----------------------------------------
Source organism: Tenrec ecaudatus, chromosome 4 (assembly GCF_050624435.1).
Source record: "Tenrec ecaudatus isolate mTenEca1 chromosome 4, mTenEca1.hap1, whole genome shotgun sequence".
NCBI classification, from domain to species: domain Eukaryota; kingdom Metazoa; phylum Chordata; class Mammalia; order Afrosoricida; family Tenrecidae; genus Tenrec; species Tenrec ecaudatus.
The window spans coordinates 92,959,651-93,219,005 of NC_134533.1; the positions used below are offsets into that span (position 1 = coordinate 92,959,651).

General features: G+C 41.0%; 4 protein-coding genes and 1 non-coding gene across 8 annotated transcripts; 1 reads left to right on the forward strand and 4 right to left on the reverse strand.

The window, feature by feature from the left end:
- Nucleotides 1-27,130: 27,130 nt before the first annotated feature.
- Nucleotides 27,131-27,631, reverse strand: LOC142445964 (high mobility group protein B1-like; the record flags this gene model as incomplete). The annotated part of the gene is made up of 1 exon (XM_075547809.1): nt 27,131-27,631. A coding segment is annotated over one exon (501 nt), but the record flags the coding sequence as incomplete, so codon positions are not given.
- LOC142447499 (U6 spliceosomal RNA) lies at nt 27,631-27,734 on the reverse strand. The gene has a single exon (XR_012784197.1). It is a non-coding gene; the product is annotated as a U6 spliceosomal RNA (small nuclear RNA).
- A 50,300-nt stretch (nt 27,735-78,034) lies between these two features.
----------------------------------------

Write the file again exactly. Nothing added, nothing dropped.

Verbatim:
Source organism: Tenrec ecaudatus, chromosome 4 (assembly GCF_050624435.1).
Source record: "Tenrec ecaudatus isolate mTenEca1 chromosome 4, mTenEca1.hap1, whole genome shotgun sequence".
NCBI classification, from domain to species: domain Eukaryota; kingdom Metazoa; phylum Chordata; class Mammalia; order Afrosoricida; family Tenrecidae; genus Tenrec; species Tenrec ecaudatus.
The window spans coordinates 92,959,651-93,219,005 of NC_134533.1; the positions used below are offsets into that span (position 1 = coordinate 92,959,651).

General features: G+C 41.0%; 4 protein-coding genes and 1 non-coding gene across 8 annotated transcripts; 1 reads left to right on the forward strand and 4 right to left on the reverse strand.

The window, feature by feature from the left end:
- Nucleotides 1-27,130: 27,130 nt before the first annotated feature.
- Nucleotides 27,131-27,631, reverse strand: LOC142445964 (high mobility group protein B1-like; the record flags this gene model as incomplete). The annotated part of the gene is made up of 1 exon (XM_075547809.1): nt 27,131-27,631. A coding segment is annotated over one exon (501 nt), but the record flags the coding sequence as incomplete, so codon positions are not given.
- LOC142447499 (U6 spliceosomal RNA) lies at nt 27,631-27,734 on the reverse strand. The gene has a single exon (XR_012784197.1). It is a non-coding gene; the product is annotated as a U6 spliceosomal RNA (small nuclear RNA).
- A 50,300-nt stretch (nt 27,735-78,034) lies between these two features.